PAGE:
CryptoLink - May 2024 Updates

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May was a historic month for the digital assets industry in Washington, D.C.
United States Technology
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May was a historic month for the digital assets industry in Washington, D.C.

On May 22, 2024 the Financial Innovation and Technology for the 21st Century Act (FIT21) (H.R.4763) passed the House by a comfortable margin of 279-136. FIT21 is a proposed landmark piece of legislation that would enact a comprehensive regulatory framework for the digital assets industry. The bill was crafted collaboratively between Republicans on the House Financial Services and House Agriculture Committees and, to the surprise of many—including outgoing House Financial Services Committee Chair Patrick McHenry (R-NC), crypto's chief advocate on Capitol Hill—it garnered significant Democratic support. In all, 71 House Democrats voted in favor of FIT21, including notable figures like Minority Whip Katherine Clark (D-MA), Democratic Caucus Chair Pete Aguilar (D-CA), and former Speaker Nancy Pelosi (D-CA). Despite SEC Chair Gary Gensler's strong objections to the bill—Gensler issued a statement in the hours leading up to the vote sharply criticizing FIT21, which would blunt the Securities and Exchange Commission's (SEC) ability to regulate the crypto industry by enforcement and give regulatory authorities to its sister industry, the Commodity Futures Trading Commission (CFTC)—the overwhelming bipartisan support for FIT21 indicates that it may well be considered in the Senate before the end of the 118th Congress. However, a number of issues complicate its path towards full passage. Chief among them is time—Majority Leader Chuck Schumer (D-NY) determines what is considered on the Senate floor, and Schumer will almost certainly not allow FIT21 to be considered as a standalone bill. However, this late in the Congress, there are only a handful of bills FIT21 could be attached to, and even if it ultimately passes the Senate, the upper chamber will leave its mark on FIT21—by amending what the House passed or by passing similar legislation, such as Sens. Cynthia Lummis (R-WY) and Kirsten Gillibrand's (D-NY) Lummis-Gillibrand Responsible Financial Innovation Act (S.2281). In either case, the House and Senate would need to reconcile the differences between their two versions of the bill. It would then, of course, still need to be signed into law by the President—and the White House has been reluctant to sign off on other crypto legislation, having previously stalled McHenry and Financial Services Committee Ranking Member Maxine Waters' (D-CA) Clarity for Stablecoins Act (H.R. 4766). However, in an election year, and with former President Donald Trump championing crypto as a campaign issue, Biden may feel it necessary to throw his support behind FIT to neuter crypto-centric attacks from the Trump campaign.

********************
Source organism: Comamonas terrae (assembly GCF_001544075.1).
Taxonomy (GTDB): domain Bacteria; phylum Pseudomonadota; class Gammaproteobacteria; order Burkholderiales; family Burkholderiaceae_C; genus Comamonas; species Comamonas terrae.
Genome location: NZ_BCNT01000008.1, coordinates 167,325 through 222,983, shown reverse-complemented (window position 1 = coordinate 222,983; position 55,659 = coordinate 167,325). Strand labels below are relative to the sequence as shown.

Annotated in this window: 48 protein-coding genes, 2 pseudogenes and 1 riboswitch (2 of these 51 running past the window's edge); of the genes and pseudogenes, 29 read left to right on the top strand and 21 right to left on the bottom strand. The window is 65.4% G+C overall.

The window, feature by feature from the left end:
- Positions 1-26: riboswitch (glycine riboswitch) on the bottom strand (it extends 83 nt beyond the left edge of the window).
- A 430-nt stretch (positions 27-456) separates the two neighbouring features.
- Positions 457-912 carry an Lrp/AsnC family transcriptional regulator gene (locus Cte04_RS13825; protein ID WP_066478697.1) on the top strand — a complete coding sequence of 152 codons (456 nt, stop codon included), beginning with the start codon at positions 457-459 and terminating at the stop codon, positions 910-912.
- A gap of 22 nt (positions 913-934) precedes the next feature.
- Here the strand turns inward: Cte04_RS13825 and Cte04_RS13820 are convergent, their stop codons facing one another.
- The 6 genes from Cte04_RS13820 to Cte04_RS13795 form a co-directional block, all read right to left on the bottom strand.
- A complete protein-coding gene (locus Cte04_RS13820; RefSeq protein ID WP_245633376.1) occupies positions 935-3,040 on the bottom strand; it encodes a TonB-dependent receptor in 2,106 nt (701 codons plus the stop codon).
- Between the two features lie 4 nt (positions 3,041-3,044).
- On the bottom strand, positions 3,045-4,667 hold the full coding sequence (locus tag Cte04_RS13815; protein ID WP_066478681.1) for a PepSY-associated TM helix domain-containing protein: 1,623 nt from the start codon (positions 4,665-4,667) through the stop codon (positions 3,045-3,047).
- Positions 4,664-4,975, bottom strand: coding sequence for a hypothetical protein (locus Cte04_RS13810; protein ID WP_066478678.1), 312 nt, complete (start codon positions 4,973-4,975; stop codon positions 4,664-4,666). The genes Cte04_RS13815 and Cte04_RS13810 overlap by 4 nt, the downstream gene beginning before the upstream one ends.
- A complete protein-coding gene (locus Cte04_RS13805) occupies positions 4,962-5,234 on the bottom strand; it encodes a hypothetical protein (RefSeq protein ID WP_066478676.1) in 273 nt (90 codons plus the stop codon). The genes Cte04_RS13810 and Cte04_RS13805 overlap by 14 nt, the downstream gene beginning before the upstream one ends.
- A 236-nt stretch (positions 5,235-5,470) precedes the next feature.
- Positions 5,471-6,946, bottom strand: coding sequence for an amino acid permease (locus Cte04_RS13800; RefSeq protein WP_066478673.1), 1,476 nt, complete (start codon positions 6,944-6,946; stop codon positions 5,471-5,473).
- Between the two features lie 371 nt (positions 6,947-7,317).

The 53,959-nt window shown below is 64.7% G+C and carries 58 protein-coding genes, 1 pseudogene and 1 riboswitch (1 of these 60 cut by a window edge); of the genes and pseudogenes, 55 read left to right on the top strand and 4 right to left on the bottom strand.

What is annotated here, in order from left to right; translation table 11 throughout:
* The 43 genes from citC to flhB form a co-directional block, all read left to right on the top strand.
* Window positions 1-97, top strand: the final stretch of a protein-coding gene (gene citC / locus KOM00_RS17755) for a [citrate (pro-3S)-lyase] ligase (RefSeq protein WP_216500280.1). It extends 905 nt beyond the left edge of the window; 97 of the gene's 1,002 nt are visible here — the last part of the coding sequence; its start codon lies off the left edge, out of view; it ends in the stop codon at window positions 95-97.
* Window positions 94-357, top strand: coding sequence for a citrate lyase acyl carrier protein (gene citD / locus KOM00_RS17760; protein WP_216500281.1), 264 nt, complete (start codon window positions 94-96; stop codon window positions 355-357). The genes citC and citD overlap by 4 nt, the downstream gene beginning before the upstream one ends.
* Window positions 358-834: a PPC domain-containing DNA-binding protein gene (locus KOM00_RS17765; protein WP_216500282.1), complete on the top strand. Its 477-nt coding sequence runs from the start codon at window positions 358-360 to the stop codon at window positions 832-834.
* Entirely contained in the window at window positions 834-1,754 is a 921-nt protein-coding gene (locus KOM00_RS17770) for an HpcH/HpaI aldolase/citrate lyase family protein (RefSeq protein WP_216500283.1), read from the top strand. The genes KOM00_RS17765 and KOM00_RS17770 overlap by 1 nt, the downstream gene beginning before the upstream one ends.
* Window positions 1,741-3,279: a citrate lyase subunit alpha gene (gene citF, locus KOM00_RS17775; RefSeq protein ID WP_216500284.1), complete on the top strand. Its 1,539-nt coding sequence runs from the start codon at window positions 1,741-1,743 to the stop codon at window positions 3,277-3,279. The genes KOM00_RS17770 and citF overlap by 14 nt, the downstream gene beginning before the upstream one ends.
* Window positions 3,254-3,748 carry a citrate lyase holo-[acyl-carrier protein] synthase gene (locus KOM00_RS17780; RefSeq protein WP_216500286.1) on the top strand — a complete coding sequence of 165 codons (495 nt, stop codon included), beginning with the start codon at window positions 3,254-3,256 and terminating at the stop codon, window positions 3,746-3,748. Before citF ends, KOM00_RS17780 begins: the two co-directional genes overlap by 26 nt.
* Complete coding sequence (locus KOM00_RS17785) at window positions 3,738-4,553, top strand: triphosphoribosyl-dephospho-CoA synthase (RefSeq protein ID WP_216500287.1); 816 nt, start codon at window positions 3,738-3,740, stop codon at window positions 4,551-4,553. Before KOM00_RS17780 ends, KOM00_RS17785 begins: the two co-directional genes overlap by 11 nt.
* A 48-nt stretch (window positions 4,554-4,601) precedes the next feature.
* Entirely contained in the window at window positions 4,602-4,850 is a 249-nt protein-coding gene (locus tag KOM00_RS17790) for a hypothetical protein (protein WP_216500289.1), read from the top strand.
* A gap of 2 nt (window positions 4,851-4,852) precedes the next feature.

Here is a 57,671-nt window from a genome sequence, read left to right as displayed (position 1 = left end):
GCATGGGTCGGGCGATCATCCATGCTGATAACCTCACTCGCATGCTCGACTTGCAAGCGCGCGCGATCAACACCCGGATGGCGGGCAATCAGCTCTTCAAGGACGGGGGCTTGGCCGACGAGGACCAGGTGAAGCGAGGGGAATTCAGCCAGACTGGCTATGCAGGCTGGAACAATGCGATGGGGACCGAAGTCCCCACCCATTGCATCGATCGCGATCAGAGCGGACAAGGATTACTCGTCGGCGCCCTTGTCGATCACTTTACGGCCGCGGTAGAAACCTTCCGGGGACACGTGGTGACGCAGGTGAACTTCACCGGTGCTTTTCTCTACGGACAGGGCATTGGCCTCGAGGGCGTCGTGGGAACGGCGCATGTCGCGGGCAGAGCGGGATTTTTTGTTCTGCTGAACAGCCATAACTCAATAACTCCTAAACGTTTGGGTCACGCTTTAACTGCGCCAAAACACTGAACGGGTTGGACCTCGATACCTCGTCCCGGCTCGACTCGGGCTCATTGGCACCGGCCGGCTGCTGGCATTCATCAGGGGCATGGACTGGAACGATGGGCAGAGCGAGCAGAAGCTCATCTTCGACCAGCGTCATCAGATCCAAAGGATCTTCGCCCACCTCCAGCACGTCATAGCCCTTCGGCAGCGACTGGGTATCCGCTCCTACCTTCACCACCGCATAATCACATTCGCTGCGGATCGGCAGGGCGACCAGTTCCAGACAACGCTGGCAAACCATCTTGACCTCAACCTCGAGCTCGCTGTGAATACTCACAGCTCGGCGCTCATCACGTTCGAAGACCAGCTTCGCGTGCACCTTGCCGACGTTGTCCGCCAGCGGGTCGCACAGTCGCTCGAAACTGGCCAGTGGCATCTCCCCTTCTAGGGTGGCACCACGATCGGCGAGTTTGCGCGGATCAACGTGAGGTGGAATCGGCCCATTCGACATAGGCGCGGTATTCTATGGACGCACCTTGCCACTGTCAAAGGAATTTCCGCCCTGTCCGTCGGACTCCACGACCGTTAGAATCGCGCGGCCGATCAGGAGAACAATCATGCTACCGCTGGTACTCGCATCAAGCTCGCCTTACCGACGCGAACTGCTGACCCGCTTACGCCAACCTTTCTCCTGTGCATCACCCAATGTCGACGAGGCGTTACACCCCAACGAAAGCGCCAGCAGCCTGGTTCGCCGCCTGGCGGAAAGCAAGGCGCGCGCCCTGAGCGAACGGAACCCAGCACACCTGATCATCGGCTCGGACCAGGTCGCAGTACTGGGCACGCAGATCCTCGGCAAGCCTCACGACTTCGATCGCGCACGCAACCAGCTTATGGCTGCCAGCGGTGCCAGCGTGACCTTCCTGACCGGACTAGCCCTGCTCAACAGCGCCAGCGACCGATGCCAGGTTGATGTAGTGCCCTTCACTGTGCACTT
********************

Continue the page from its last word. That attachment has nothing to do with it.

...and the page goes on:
On May 23, 2024, the House also passed H.R. 5403, the CBDC Anti-Surveillance State Act, sponsored by Majority Whip Tom Emmer (R-MN), also a Financial Services Committee member. H.R. 5403 would prohibit the Federal Reserve from issuing a central bank digital currency (CBDC) without explicit authorization from Congress. Emmer's bill, however, was passed along partisan lines, and thus stands little chance of being considered in the Senate.

In May, there were several significant developments in connection with regulatory approvals and enforcement actions in the cryptocurrency space brought by U.S. regulators and prosecutors. On May 23, 2024, the SEC approved exchange-traded funds tied to the cryptocurrency Ether—this was an unexpected approval, which follows the agency's January 2024 approval of similar products tied to Bitcoin. The SEC has continued to vigorously pursue enforcement actions against digital asset exchanges, and in early May, issued a Wells Notice to Robinhood over its crypto business. Last month, the decentralized finance platform Uniswap also received a Wells Notice, showing that SEC enforcement continues to remain very active in investigations involving the cryptocurrency industry. Last, the CFTC announced a settled order against the prime brokerage firm, Falcon Labs, a Seychelles-domiciled firm, for failing to register as a Futures Commission Merchant, its role in facilitating customer trading on various digital asset exchanges, including Binance, for customers with ties to the U.S. This settled order is notable because of its implication that the CFTC may look past a customer's place of incorporation to determine whether they are, in operation, a U.S. "located" entity under the Commodity Exchange Act. On this point, one of the CFTC commissioners released a concurring opinion noting that the settled order broke new ground.

In this issue:

  • Key Developments
  • Key Enforcement Actions
  • Akin Thought Leadership


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